I always preach about how I often find the most inspiration when I attend events beyond my industry. Last week’s YOW! Keynote with Mike Lee was no exception. While Mike’s background is a products engineer and developer, his keynote message had little to do with the technicalities his current work. Rather he spoke on some themes and topics that are relevant not just to someone who identifies as a developer, but rather anyone who has reflected on the meaning of their life work.
A former Apple employee, Mike spoke about how their used to be an urban legend at the company that Steve Jobs once fired an employee on the spot who couldn’t answer the question of what he was working on. It was something that haunted Mike and made him constantly think about his role and purpose at the company. He practiced his one min elevator pitch, so that if he was ever stopped and asked what he was working on – he wouldn’t miss the opportunity to answer. While that day never came, the fact that Mike (and probably several other employees) were so accountable for their mission at the company was a powerful idea. The power of being focused and to have an idea of what you’re actually doing is important.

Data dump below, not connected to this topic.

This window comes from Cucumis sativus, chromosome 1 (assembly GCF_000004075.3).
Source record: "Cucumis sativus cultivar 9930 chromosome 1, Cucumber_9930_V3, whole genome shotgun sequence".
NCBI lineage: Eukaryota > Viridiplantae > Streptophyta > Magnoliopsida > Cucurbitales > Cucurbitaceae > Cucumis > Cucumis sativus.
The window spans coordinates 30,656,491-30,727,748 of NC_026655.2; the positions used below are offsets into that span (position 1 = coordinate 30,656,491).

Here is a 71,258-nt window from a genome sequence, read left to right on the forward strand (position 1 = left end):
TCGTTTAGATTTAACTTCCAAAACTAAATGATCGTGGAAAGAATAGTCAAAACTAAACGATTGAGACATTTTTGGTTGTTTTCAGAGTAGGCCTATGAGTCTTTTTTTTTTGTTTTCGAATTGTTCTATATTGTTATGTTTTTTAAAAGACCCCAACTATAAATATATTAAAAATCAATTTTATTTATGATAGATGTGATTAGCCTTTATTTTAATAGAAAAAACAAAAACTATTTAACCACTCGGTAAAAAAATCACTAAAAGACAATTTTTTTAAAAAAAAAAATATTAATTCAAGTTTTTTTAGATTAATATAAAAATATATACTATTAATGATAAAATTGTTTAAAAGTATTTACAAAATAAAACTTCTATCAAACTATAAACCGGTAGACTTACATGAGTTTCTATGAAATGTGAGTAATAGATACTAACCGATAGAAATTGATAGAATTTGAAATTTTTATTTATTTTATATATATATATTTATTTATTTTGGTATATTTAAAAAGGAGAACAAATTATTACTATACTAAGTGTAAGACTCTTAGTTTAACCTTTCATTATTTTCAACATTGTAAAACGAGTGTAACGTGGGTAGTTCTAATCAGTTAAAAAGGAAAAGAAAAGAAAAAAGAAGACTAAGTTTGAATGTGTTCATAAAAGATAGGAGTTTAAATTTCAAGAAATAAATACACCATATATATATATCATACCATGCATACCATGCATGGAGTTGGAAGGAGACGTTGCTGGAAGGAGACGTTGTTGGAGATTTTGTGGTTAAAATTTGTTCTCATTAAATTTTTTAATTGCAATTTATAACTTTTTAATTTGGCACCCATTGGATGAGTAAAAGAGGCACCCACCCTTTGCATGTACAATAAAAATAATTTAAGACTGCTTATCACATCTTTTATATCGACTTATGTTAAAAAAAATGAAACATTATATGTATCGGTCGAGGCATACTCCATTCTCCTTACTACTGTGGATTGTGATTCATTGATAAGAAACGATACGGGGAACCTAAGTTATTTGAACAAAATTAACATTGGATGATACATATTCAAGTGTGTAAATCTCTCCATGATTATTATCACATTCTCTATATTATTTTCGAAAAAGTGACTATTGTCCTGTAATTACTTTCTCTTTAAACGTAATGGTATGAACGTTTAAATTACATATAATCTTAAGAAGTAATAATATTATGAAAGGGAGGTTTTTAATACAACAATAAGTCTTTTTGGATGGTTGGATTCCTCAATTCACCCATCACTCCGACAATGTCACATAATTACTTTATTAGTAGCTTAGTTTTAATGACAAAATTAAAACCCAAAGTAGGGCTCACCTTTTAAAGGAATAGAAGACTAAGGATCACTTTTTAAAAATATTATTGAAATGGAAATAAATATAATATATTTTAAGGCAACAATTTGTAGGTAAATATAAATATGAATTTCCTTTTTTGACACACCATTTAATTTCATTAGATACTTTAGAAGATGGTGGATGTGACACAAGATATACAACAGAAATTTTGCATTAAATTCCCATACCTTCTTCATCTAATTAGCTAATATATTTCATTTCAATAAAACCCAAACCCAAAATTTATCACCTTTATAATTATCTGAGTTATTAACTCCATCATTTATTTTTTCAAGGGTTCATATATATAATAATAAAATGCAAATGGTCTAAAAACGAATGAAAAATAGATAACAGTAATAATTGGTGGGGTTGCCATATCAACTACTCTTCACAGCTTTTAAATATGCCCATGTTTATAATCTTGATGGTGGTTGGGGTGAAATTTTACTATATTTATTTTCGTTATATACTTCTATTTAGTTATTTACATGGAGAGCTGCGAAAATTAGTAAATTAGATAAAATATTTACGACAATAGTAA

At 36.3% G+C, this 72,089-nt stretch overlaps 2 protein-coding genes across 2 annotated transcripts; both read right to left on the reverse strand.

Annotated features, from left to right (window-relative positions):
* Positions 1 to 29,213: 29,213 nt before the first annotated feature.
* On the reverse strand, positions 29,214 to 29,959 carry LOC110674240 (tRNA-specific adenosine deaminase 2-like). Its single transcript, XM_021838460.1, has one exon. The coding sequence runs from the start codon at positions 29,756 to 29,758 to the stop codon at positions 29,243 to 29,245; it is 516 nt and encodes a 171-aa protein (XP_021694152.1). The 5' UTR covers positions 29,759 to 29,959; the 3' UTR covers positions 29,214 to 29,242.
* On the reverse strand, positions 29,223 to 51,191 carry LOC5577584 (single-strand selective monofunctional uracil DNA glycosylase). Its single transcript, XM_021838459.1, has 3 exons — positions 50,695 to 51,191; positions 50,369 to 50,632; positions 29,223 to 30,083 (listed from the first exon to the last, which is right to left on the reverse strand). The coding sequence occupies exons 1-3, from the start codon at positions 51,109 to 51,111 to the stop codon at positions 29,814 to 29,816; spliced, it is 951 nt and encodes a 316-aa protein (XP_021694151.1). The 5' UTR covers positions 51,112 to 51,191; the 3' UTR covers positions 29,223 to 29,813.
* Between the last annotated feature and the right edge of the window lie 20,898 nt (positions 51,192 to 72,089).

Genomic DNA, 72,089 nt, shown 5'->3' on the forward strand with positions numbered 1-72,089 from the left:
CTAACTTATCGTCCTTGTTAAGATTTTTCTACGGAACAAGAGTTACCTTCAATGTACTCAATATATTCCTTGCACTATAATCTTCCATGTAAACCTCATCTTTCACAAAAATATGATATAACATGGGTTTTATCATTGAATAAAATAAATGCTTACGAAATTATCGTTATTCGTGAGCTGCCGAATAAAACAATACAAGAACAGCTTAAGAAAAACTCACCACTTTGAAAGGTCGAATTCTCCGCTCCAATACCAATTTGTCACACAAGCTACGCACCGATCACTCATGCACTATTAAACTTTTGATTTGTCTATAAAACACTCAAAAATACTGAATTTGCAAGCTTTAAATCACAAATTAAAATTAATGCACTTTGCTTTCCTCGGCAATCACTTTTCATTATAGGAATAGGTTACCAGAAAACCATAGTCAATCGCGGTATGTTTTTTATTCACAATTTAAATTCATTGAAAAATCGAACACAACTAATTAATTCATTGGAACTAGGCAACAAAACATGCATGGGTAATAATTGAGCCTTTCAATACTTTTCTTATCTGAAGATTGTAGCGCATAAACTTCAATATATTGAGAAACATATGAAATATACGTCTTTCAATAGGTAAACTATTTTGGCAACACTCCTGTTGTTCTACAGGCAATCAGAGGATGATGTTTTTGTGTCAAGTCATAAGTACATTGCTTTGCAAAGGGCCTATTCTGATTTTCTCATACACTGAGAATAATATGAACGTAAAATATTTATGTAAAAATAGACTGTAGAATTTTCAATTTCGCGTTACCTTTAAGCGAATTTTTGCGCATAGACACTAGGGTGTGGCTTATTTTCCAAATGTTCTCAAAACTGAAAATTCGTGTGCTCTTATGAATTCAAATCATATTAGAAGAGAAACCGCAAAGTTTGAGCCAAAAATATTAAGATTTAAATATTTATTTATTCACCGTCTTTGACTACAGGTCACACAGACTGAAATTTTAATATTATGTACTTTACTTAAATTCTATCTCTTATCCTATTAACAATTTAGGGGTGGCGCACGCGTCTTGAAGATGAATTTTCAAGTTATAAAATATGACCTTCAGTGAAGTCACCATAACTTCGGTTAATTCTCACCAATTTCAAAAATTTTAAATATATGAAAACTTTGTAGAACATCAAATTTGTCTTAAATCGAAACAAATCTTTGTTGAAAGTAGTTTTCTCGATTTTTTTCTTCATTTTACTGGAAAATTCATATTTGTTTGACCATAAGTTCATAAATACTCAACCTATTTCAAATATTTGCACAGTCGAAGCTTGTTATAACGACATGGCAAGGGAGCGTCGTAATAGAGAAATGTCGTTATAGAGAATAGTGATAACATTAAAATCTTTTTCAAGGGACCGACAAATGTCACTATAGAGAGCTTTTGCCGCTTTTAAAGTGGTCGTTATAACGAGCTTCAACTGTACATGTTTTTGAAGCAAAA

Mike also touched on the importance of constantly being forced out of our comfort zones. While we might be fooled into thinking that our brain is constantly lighting up and creating, it actually filters us. We are tricked into seeing less even through these filters of the brain even when it’s right in front of us. This is part of the reason that Mike believes that people who are successful in business are ones who constantly challenge themselves to be uncomfortable.
We are building a future that none of us want.
As builders and engineers helping to shape the future, we can’t help but feel responsible for what we create shared Mike. He shared that he worries a lot about the world and nature and all of its problems we’ve created by inhabiting it. Mike also shared that he hopes his purpose and one min purpose or “why” to life is about giving knowledge to others. He wants to tempt them with information.
I’m just doing my job. Those would be the last words of our humanity.
Just doing our jobs is not enough, but rather we should look to have meaning in our lives. The idea of constantly being ready to give the elevator pitch of our purpose when given the opportunity – a lesson that is valuable no matter what industry you work in.